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Efficacy of different treatment regimes against setariosis (Setaria tundra, Nematoda: Filarioidea) and associated peritonitis in reindeer

Sauli Laaksonen1*, Antti Oksanen1, Toomas Orro2, Harri Norberg3, Mauri Nieminen3 and Antti Sukura4

Author Affiliations

1 Finnish Food Safety Authority Evira, Fish and Wildlife Health Research Unit, PO Box 517, FI-90101 Oulu, Finland

2 Department of Animal Health and Environment, Estonian University of Life Sciences, Kreutzwaldi 62, 51014 Tartu, Estonia

3 Finnish Game and Fisheries Research Institute, Reindeer Research Station, Toivoniementie 246, FI-99910 Kaamanen, Finland

4 Department of Basic Veterinary Sciences, Faculty of Veterinary Medicine (FINPAR), University of Helsinki, P.O. Box 66, FI-00014 Helsinki, Finland

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Acta Veterinaria Scandinavica 2008, 50:49  doi:10.1186/1751-0147-50-49

Published: 16 December 2008



When a severe peritonitis outbreak in semi-domesticated reindeer was noticed in 2003 in Finland, the concerned industry urged immediate preventive actions in order to avoid detrimental effects of S. tundra and further economical losses. A research programme was swiftly initiated to study S. tundra and its impact on the health and wellbeing of reindeer.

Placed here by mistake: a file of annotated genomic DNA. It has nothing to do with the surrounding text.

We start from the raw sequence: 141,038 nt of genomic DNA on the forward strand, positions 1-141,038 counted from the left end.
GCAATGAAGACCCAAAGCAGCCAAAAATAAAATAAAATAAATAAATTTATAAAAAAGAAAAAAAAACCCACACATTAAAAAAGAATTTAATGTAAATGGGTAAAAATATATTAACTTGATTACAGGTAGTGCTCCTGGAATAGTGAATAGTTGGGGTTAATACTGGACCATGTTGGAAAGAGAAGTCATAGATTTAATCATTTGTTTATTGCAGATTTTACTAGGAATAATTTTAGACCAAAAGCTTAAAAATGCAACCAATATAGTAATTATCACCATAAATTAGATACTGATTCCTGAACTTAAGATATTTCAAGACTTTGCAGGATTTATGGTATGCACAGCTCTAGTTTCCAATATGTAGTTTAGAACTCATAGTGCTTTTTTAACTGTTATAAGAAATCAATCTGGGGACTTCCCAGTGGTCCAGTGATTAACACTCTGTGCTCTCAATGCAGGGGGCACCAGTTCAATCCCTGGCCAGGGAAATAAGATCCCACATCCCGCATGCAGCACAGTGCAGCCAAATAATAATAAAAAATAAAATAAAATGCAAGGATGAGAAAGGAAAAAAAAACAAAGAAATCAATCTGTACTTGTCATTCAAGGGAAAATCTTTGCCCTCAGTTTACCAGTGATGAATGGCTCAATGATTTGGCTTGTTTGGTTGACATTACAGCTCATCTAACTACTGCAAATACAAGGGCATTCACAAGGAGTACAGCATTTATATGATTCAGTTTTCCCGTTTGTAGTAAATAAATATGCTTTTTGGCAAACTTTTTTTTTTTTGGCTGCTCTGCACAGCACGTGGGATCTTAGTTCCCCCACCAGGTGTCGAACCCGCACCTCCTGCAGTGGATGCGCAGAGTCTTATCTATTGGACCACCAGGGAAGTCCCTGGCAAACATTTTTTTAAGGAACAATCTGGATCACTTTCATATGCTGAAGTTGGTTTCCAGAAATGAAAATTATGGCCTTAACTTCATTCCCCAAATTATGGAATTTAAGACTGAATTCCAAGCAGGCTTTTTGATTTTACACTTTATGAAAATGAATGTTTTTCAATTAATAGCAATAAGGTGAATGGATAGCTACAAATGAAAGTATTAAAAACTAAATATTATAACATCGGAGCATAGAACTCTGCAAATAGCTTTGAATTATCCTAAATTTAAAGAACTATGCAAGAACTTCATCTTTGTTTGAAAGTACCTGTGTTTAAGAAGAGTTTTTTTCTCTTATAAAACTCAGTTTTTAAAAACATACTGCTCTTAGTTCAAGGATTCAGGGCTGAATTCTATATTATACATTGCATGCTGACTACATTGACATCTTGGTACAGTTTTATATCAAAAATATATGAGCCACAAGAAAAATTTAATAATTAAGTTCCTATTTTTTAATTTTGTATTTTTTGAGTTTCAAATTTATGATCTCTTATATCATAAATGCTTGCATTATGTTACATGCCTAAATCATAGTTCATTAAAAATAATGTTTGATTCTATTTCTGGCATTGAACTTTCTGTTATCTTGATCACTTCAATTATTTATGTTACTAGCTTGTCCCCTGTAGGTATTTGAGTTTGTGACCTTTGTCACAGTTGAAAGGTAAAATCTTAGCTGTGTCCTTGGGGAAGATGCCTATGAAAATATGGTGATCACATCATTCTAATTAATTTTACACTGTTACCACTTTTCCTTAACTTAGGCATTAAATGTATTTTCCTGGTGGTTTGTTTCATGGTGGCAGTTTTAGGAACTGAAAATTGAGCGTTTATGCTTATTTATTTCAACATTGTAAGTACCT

The ultimate aim of this study was to test the efficacy of different treatment regimes against S. tundra and associated peritonitis in reindeer. The timing of the trials was planned to be compatible with the annual rhythm of the reindeer management; (1) the treatment of calves in midsummer, during routine calf ear marking, with ivermectin injection prophylaxis and deltamethrin pour-on solution as a repellent against insect vectors, (2) the treatment of infected calves in early autumn with ivermectin injection, and (3) ivermectin treatment of breeding reindeer in winter. The results were assessed using the post mortem inspection data and S. tundra detection. Finally, to evaluate on the population level the influence of the annual (late autumn-winter) ivermectin treatment of breeding reindeer on the transmission dynamics of S. tundra, a questionnaire survey was conducted.


In autumn, ivermectin treatment was efficient against peritonitis and in midsummer had a slight negative impact on the degree of peritonitis and positive on the fat layer, but deltamethrin had none. Ivermectin was efficient against adult S. tundra and its smf. All the reindeer herding cooperatives answered the questionnaire and it appeared that antiparasitic treatment of reindeer population was intense during the study period, when 64–90% of the animals were treated. In the southern part of the Finnish reindeer husbandry area, oral administration of ivermectin was commonly used.


Autumn, and to a lesser degree summer, treatment of reindeer calves with injectable ivermectin resulted in decreased severity of peritonitis and perihepatitis in reindeer calves due to setariosis. In the case of necessity for animal welfare reasons, treatment during early autumn round ups should be considered. On the population level, massive and routinely applied antiparasitic treatments can improve the health of breeding reindeer and decrease the mortality and the number of carriers but during the outbreak could not prevent its movement and expansion to the North.